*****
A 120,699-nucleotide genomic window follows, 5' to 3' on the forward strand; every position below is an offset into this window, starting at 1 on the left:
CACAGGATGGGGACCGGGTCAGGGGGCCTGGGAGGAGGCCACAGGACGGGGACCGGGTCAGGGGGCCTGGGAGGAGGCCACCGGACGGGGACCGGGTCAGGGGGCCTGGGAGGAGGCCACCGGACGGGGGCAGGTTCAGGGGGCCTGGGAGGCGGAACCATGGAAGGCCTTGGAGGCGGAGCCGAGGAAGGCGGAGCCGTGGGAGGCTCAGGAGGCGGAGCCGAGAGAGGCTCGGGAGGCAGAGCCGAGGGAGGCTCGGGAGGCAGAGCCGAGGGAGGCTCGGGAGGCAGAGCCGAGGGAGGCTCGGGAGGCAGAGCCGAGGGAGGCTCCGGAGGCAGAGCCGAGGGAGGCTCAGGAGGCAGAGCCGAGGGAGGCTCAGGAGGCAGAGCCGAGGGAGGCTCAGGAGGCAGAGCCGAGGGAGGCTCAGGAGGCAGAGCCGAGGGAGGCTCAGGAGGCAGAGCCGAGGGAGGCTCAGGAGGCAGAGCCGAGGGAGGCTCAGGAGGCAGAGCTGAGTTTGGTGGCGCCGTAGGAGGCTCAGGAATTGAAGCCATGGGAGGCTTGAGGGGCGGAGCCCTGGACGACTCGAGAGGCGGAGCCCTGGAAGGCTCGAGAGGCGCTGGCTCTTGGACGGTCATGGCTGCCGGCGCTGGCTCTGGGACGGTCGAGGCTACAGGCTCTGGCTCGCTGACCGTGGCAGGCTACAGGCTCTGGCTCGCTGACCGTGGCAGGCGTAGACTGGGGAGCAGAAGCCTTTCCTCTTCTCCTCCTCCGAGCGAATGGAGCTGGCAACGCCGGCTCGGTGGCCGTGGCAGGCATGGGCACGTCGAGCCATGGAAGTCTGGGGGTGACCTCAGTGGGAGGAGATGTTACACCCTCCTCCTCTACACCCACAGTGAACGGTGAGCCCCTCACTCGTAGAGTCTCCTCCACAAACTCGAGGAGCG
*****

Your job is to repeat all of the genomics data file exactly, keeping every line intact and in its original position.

A 120,699-nucleotide genomic window follows, 5' to 3' on the forward strand; every position below is an offset into this window, starting at 1 on the left:
CACAGGATGGGGACCGGGTCAGGGGGCCTGGGAGGAGGCCACAGGACGGGGACCGGGTCAGGGGGCCTGGGAGGAGGCCACCGGACGGGGACCGGGTCAGGGGGCCTGGGAGGAGGCCACCGGACGGGGGCAGGTTCAGGGGGCCTGGGAGGCGGAACCATGGAAGGCCTTGGAGGCGGAGCCGAGGAAGGCGGAGCCGTGGGAGGCTCAGGAGGCGGAGCCGAGAGAGGCTCGGGAGGCAGAGCCGAGGGAGGCTCGGGAGGCAGAGCCGAGGGAGGCTCGGGAGGCAGAGCCGAGGGAGGCTCGGGAGGCAGAGCCGAGGGAGGCTCCGGAGGCAGAGCCGAGGGAGGCTCAGGAGGCAGAGCCGAGGGAGGCTCAGGAGGCAGAGCCGAGGGAGGCTCAGGAGGCAGAGCCGAGGGAGGCTCAGGAGGCAGAGCCGAGGGAGGCTCAGGAGGCAGAGCCGAGGGAGGCTCAGGAGGCAGAGCCGAGGGAGGCTCAGGAGGCAGAGCTGAGTTTGGTGGCGCCGTAGGAGGCTCAGGAATTGAAGCCATGGGAGGCTTGAGGGGCGGAGCCCTGGACGACTCGAGAGGCGGAGCCCTGGAAGGCTCGAGAGGCGCTGGCTCTTGGACGGTCATGGCTGCCGGCGCTGGCTCTGGGACGGTCGAGGCTACAGGCTCTGGCTCGCTGACCGTGGCAGGCTACAGGCTCTGGCTCGCTGACCGTGGCAGGCGTAGACTGGGGAGCAGAAGCCTTTCCTCTTCTCCTCCTCCGAGCGAATGGAGCTGGCAACGCCGGCTCGGTGGCCGTGGCAGGCATGGGCACGTCGAGCCATGGAAGTCTGGGGGTGACCTCAGTGGGAGGAGATGTTACACCCTCCTCCTCTACACCCACAGTGAACGGTGAGCCCCTCACTCGTAGAGTCTCCTCCACAAACTCGAGGAGCG